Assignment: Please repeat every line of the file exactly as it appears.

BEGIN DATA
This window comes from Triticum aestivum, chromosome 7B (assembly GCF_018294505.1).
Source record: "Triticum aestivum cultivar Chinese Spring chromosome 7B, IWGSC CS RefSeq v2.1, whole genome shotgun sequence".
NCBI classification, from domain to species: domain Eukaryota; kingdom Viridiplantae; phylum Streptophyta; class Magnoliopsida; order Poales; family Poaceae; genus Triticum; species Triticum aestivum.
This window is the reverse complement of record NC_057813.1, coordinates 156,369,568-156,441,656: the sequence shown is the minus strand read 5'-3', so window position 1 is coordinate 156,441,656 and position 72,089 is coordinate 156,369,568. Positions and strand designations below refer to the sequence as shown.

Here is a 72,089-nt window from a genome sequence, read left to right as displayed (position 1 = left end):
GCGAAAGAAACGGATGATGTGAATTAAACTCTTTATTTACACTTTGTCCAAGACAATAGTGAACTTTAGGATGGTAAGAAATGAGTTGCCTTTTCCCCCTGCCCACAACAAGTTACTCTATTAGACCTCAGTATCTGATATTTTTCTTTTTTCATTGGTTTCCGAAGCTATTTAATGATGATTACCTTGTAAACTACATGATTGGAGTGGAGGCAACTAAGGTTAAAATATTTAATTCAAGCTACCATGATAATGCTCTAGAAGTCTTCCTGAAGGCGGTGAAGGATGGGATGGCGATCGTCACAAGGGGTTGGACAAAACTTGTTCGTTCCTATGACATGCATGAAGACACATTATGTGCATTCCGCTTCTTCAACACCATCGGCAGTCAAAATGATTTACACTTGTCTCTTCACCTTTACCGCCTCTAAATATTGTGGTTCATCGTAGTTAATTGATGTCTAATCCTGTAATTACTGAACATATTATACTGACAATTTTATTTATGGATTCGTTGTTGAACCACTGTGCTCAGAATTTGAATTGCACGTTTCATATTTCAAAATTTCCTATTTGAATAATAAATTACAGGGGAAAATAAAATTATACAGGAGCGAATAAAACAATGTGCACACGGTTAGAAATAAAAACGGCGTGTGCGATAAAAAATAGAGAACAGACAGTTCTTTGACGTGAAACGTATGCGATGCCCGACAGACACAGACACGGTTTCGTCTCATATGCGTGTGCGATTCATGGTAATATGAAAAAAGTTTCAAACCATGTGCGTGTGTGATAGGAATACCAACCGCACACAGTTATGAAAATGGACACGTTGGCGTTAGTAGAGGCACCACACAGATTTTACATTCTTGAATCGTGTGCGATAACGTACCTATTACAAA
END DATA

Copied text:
This window comes from Triticum aestivum, chromosome 7B (assembly GCF_018294505.1).
Source record: "Triticum aestivum cultivar Chinese Spring chromosome 7B, IWGSC CS RefSeq v2.1, whole genome shotgun sequence".
NCBI classification, from domain to species: domain Eukaryota; kingdom Viridiplantae; phylum Streptophyta; class Magnoliopsida; order Poales; family Poaceae; genus Triticum; species Triticum aestivum.
This window is the reverse complement of record NC_057813.1, coordinates 156,369,568-156,441,656: the sequence shown is the minus strand read 5'-3', so window position 1 is coordinate 156,441,656 and position 72,089 is coordinate 156,369,568. Positions and strand designations below refer to the sequence as shown.

Here is a 72,089-nt window from a genome sequence, read left to right as displayed (position 1 = left end):
GCGAAAGAAACGGATGATGTGAATTAAACTCTTTATTTACACTTTGTCCAAGACAATAGTGAACTTTAGGATGGTAAGAAATGAGTTGCCTTTTCCCCCTGCCCACAACAAGTTACTCTATTAGACCTCAGTATCTGATATTTTTCTTTTTTCATTGGTTTCCGAAGCTATTTAATGATGATTACCTTGTAAACTACATGATTGGAGTGGAGGCAACTAAGGTTAAAATATTTAATTCAAGCTACCATGATAATGCTCTAGAAGTCTTCCTGAAGGCGGTGAAGGATGGGATGGCGATCGTCACAAGGGGTTGGACAAAACTTGTTCGTTCCTATGACATGCATGAAGACACATTATGTGCATTCCGCTTCTTCAACACCATCGGCAGTCAAAATGATTTACACTTGTCTCTTCACCTTTACCGCCTCTAAATATTGTGGTTCATCGTAGTTAATTGATGTCTAATCCTGTAATTACTGAACATATTATACTGACAATTTTATTTATGGATTCGTTGTTGAACCACTGTGCTCAGAATTTGAATTGCACGTTTCATATTTCAAAATTTCCTATTTGAATAATAAATTACAGGGGAAAATAAAATTATACAGGAGCGAATAAAACAATGTGCACACGGTTAGAAATAAAAACGGCGTGTGCGATAAAAAATAGAGAACAGACAGTTCTTTGACGTGAAACGTATGCGATGCCCGACAGACACAGACACGGTTTCGTCTCATATGCGTGTGCGATTCATGGTAATATGAAAAAAGTTTCAAACCATGTGCGTGTGTGATAGGAATACCAACCGCACACAGTTATGAAAATGGACACGTTGGCGTTAGTAGAGGCACCACACAGATTTTACATTCTTGAATCGTGTGCGATAACGTACCTATTACAAA